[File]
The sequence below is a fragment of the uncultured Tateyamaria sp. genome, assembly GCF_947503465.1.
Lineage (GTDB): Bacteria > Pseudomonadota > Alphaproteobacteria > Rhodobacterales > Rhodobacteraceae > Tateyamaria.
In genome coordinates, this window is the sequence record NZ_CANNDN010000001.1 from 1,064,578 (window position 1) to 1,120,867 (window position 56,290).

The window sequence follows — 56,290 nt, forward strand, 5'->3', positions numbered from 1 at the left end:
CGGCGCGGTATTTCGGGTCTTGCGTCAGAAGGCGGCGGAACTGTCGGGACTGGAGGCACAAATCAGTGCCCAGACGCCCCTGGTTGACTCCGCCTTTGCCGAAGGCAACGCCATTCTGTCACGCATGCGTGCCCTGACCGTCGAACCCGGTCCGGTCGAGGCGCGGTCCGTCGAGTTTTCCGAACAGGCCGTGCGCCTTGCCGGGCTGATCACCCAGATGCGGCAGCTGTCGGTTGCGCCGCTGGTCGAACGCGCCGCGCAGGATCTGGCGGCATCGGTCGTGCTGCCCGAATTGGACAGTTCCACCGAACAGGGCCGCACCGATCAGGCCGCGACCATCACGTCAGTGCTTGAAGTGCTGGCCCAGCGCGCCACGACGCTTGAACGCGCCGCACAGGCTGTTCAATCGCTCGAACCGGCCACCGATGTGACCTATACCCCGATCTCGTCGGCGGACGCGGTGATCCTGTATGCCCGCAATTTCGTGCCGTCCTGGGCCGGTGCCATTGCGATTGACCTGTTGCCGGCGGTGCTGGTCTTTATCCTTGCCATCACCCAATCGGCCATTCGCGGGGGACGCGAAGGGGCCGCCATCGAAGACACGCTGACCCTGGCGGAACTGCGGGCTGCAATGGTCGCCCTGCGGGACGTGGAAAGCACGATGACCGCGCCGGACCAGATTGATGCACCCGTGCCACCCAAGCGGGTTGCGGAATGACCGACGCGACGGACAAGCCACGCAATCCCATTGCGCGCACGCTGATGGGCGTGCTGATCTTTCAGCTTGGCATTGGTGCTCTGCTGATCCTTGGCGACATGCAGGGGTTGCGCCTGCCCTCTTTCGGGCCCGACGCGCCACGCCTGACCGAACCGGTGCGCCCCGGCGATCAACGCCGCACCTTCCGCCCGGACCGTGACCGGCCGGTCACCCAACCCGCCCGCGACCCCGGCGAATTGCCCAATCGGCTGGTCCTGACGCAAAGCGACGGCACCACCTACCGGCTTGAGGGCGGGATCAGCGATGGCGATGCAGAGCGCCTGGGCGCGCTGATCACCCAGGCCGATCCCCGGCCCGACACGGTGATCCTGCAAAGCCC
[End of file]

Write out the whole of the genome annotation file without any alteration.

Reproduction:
The sequence below is a fragment of the uncultured Tateyamaria sp. genome, assembly GCF_947503465.1.
Lineage (GTDB): Bacteria > Pseudomonadota > Alphaproteobacteria > Rhodobacterales > Rhodobacteraceae > Tateyamaria.
In genome coordinates, this window is the sequence record NZ_CANNDN010000001.1 from 1,064,578 (window position 1) to 1,120,867 (window position 56,290).

The window sequence follows — 56,290 nt, forward strand, 5'->3', positions numbered from 1 at the left end:
CGGCGCGGTATTTCGGGTCTTGCGTCAGAAGGCGGCGGAACTGTCGGGACTGGAGGCACAAATCAGTGCCCAGACGCCCCTGGTTGACTCCGCCTTTGCCGAAGGCAACGCCATTCTGTCACGCATGCGTGCCCTGACCGTCGAACCCGGTCCGGTCGAGGCGCGGTCCGTCGAGTTTTCCGAACAGGCCGTGCGCCTTGCCGGGCTGATCACCCAGATGCGGCAGCTGTCGGTTGCGCCGCTGGTCGAACGCGCCGCGCAGGATCTGGCGGCATCGGTCGTGCTGCCCGAATTGGACAGTTCCACCGAACAGGGCCGCACCGATCAGGCCGCGACCATCACGTCAGTGCTTGAAGTGCTGGCCCAGCGCGCCACGACGCTTGAACGCGCCGCACAGGCTGTTCAATCGCTCGAACCGGCCACCGATGTGACCTATACCCCGATCTCGTCGGCGGACGCGGTGATCCTGTATGCCCGCAATTTCGTGCCGTCCTGGGCCGGTGCCATTGCGATTGACCTGTTGCCGGCGGTGCTGGTCTTTATCCTTGCCATCACCCAATCGGCCATTCGCGGGGGACGCGAAGGGGCCGCCATCGAAGACACGCTGACCCTGGCGGAACTGCGGGCTGCAATGGTCGCCCTGCGGGACGTGGAAAGCACGATGACCGCGCCGGACCAGATTGATGCACCCGTGCCACCCAAGCGGGTTGCGGAATGACCGACGCGACGGACAAGCCACGCAATCCCATTGCGCGCACGCTGATGGGCGTGCTGATCTTTCAGCTTGGCATTGGTGCTCTGCTGATCCTTGGCGACATGCAGGGGTTGCGCCTGCCCTCTTTCGGGCCCGACGCGCCACGCCTGACCGAACCGGTGCGCCCCGGCGATCAACGCCGCACCTTCCGCCCGGACCGTGACCGGCCGGTCACCCAACCCGCCCGCGACCCCGGCGAATTGCCCAATCGGCTGGTCCTGACGCAAAGCGACGGCACCACCTACCGGCTTGAGGGCGGGATCAGCGATGGCGATGCAGAGCGCCTGGGCGCGCTGATCACCCAGGCCGATCCCCGGCCCGACACGGTGATCCTGCAAAGCCC